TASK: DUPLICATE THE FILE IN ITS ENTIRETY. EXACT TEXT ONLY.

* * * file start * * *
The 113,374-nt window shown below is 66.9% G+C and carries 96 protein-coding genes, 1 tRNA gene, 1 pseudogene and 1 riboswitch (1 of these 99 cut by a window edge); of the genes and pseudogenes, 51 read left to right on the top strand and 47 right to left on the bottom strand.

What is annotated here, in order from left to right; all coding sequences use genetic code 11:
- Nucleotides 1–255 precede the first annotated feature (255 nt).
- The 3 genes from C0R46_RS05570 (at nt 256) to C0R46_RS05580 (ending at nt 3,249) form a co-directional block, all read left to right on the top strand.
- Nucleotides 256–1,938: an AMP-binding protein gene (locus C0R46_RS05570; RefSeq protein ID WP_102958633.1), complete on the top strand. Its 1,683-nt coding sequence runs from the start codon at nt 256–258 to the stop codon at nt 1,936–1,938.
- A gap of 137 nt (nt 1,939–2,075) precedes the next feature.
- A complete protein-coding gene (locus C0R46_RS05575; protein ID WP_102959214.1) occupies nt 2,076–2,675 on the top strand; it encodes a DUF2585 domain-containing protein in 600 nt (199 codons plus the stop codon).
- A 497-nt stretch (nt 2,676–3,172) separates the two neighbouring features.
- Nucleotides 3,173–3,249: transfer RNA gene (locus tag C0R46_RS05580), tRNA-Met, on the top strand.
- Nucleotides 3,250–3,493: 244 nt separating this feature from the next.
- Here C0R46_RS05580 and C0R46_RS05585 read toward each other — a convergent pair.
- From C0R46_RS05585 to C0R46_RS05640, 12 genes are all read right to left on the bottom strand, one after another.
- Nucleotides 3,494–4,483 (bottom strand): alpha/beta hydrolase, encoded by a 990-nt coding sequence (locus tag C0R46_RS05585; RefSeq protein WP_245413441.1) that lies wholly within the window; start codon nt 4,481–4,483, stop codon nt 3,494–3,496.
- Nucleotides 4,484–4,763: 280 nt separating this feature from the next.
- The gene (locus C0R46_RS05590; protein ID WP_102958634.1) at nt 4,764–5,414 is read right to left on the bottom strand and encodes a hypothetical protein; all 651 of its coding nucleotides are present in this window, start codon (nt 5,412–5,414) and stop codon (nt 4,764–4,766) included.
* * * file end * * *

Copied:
The 113,374-nt window shown below is 66.9% G+C and carries 96 protein-coding genes, 1 tRNA gene, 1 pseudogene and 1 riboswitch (1 of these 99 cut by a window edge); of the genes and pseudogenes, 51 read left to right on the top strand and 47 right to left on the bottom strand.

What is annotated here, in order from left to right; all coding sequences use genetic code 11:
- Nucleotides 1–255 precede the first annotated feature (255 nt).
- The 3 genes from C0R46_RS05570 (at nt 256) to C0R46_RS05580 (ending at nt 3,249) form a co-directional block, all read left to right on the top strand.
- Nucleotides 256–1,938: an AMP-binding protein gene (locus C0R46_RS05570; RefSeq protein ID WP_102958633.1), complete on the top strand. Its 1,683-nt coding sequence runs from the start codon at nt 256–258 to the stop codon at nt 1,936–1,938.
- A gap of 137 nt (nt 1,939–2,075) precedes the next feature.
- A complete protein-coding gene (locus C0R46_RS05575; protein ID WP_102959214.1) occupies nt 2,076–2,675 on the top strand; it encodes a DUF2585 domain-containing protein in 600 nt (199 codons plus the stop codon).
- A 497-nt stretch (nt 2,676–3,172) separates the two neighbouring features.
- Nucleotides 3,173–3,249: transfer RNA gene (locus tag C0R46_RS05580), tRNA-Met, on the top strand.
- Nucleotides 3,250–3,493: 244 nt separating this feature from the next.
- Here C0R46_RS05580 and C0R46_RS05585 read toward each other — a convergent pair.
- From C0R46_RS05585 to C0R46_RS05640, 12 genes are all read right to left on the bottom strand, one after another.
- Nucleotides 3,494–4,483 (bottom strand): alpha/beta hydrolase, encoded by a 990-nt coding sequence (locus tag C0R46_RS05585; RefSeq protein WP_245413441.1) that lies wholly within the window; start codon nt 4,481–4,483, stop codon nt 3,494–3,496.
- Nucleotides 4,484–4,763: 280 nt separating this feature from the next.
- The gene (locus C0R46_RS05590; protein ID WP_102958634.1) at nt 4,764–5,414 is read right to left on the bottom strand and encodes a hypothetical protein; all 651 of its coding nucleotides are present in this window, start codon (nt 5,412–5,414) and stop codon (nt 4,764–4,766) included.